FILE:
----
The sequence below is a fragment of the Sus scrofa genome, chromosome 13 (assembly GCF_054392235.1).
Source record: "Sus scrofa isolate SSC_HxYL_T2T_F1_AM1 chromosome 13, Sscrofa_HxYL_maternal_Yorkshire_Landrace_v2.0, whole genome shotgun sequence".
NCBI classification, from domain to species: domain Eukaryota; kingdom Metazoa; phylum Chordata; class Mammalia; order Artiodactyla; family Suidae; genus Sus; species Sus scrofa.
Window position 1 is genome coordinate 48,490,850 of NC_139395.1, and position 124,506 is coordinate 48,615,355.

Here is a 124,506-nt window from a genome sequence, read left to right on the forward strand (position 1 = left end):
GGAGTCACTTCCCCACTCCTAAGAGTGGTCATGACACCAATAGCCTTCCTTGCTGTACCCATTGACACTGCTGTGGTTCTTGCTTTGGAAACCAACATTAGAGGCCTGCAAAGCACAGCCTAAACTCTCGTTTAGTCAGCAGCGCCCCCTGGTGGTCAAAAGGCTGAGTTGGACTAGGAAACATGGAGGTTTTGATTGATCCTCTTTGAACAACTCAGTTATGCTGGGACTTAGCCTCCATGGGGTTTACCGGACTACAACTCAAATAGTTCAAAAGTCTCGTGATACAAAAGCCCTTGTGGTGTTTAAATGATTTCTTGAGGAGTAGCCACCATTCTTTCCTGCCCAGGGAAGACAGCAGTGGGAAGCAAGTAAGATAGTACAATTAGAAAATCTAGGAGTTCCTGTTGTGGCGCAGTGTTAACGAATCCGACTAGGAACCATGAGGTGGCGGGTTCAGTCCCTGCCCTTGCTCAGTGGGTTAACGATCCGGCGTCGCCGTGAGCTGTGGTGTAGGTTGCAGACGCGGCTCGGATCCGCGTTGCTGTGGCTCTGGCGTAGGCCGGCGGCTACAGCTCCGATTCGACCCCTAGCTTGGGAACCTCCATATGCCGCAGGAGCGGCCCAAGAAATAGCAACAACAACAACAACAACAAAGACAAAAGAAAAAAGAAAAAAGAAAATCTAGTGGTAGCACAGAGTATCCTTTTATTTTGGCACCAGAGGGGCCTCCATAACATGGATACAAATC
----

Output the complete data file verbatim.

The sequence below is a fragment of the Sus scrofa genome, chromosome 13 (assembly GCF_054392235.1).
Source record: "Sus scrofa isolate SSC_HxYL_T2T_F1_AM1 chromosome 13, Sscrofa_HxYL_maternal_Yorkshire_Landrace_v2.0, whole genome shotgun sequence".
NCBI classification, from domain to species: domain Eukaryota; kingdom Metazoa; phylum Chordata; class Mammalia; order Artiodactyla; family Suidae; genus Sus; species Sus scrofa.
Window position 1 is genome coordinate 48,490,850 of NC_139395.1, and position 124,506 is coordinate 48,615,355.

Here is a 124,506-nt window from a genome sequence, read left to right on the forward strand (position 1 = left end):
GGAGTCACTTCCCCACTCCTAAGAGTGGTCATGACACCAATAGCCTTCCTTGCTGTACCCATTGACACTGCTGTGGTTCTTGCTTTGGAAACCAACATTAGAGGCCTGCAAAGCACAGCCTAAACTCTCGTTTAGTCAGCAGCGCCCCCTGGTGGTCAAAAGGCTGAGTTGGACTAGGAAACATGGAGGTTTTGATTGATCCTCTTTGAACAACTCAGTTATGCTGGGACTTAGCCTCCATGGGGTTTACCGGACTACAACTCAAATAGTTCAAAAGTCTCGTGATACAAAAGCCCTTGTGGTGTTTAAATGATTTCTTGAGGAGTAGCCACCATTCTTTCCTGCCCAGGGAAGACAGCAGTGGGAAGCAAGTAAGATAGTACAATTAGAAAATCTAGGAGTTCCTGTTGTGGCGCAGTGTTAACGAATCCGACTAGGAACCATGAGGTGGCGGGTTCAGTCCCTGCCCTTGCTCAGTGGGTTAACGATCCGGCGTCGCCGTGAGCTGTGGTGTAGGTTGCAGACGCGGCTCGGATCCGCGTTGCTGTGGCTCTGGCGTAGGCCGGCGGCTACAGCTCCGATTCGACCCCTAGCTTGGGAACCTCCATATGCCGCAGGAGCGGCCCAAGAAATAGCAACAACAACAACAACAACAAAGACAAAAGAAAAAAGAAAAAAGAAAATCTAGTGGTAGCACAGAGTATCCTTTTATTTTGGCACCAGAGGGGCCTCCATAACATGGATACAAATC